Dr. Liam Fox (Woodspring): There is a difference of approach between the Government and the Opposition on this issue in that the Government have a three-line Whip in operation and the Opposition have a free vote. Perhaps it would be useful at the outset if I set out why the Opposition take this view.
Our decision not to oppose the Bill is based on three separate reasons. First, during deliberations over many months the House has repeatedly made it clear that there is no wish for reproductive cloning to be legal in the United Kingdom. The second reason relates to the perceived threat of such reproductive cloning taking place pending the Government's appeal in the Quintavalle case, especially given the length of the legal process that may be involved. I hope that the Government will further clarify their intentions should they fail in their action. The third reason is the need to bolster public confidence in bioscience in the United Kingdom. To undermine that is to damage our research and development.
It is no secret that I personally oppose embryonic stem cell research in all its forms, but the Bill is not an appropriate vehicle for those of us who seek to go further in that direction. If the Government lose the appeal, they will need substantial primary legislation to deal with many of the issues that have already been raised. For the sake of clarification, will the Minister give a firm commitment to take a full primary legislative approach to the issues raised in the debate? Many of us could not support the Government if we thought that they might renege on that promise.
The Bill is at best a stop-gap measure, to use the term of Lord Hunt in the other place. Even if the Government win their appeal, it is obvious that many issues will remain to be tackled, so they will still need to introduce primary legislation.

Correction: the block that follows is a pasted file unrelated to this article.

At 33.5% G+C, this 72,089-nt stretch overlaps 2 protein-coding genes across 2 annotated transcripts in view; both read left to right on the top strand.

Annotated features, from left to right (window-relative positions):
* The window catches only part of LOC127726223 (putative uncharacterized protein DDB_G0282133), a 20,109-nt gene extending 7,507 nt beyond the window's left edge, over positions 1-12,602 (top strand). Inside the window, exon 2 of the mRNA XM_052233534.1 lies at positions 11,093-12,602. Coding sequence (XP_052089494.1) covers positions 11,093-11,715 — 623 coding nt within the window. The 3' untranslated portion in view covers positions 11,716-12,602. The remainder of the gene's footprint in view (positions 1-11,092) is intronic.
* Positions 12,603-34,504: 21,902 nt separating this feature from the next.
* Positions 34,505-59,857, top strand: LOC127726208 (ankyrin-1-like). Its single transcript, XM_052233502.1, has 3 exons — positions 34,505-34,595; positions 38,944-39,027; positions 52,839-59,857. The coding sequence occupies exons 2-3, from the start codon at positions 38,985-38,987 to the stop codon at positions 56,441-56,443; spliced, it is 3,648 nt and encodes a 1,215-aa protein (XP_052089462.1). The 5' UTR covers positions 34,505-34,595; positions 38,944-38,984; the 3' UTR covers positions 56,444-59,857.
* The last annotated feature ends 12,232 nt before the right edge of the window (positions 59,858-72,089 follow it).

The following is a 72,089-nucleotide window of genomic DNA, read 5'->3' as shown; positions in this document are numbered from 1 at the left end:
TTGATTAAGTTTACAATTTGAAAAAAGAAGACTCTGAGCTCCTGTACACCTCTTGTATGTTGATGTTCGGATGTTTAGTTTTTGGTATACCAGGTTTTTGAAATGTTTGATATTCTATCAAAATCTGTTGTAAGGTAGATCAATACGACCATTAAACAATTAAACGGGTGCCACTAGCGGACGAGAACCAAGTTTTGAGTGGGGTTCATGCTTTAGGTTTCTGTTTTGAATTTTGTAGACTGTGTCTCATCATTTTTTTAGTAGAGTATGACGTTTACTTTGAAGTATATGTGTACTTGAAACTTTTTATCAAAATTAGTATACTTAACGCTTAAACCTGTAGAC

The intervention of the hon. Member for Bolton, SouthEast (Dr. Iddon) was instructive. He mistakenly believed that the Government's change of definitions in the short Bill today would bring export and experimentation under the HFEA. The Minister pointed out that that would not be the case. That is one of the strongest arguments for further legislation, a useful model for which would be the procedure that we used for the Adoption and Children Bill. Substantial pre-legislative scrutiny of anything that the Government propose in this area would be useful because there is much expert knowledge that the House would like to draw on before we further debate these matters. If that is good enough for adoption legislation, it is certainly good enough for an important ethical matter such as this.
There is another argument that needs to be tackled: many say that we should not stop such research in the United Kingdom because it will be undertaken elsewhere, and we should not put our science base at a disadvantage. The problem there is that we confuse globalisation with powerlessness. We can at least set proper ethical limits for our own country; the House of Commons is the appropriate place to do that.
The Government's approach to much of this area has been sloppy and contradictory. I refer specifically to the debate on this subject on 15 December 2000, in which we received assurances from the Government about the state of the regulations that we were discussing. The UnderSecretary of State for Health, the hon. Member for Pontefract and Castleford (Yvette Cooper), said: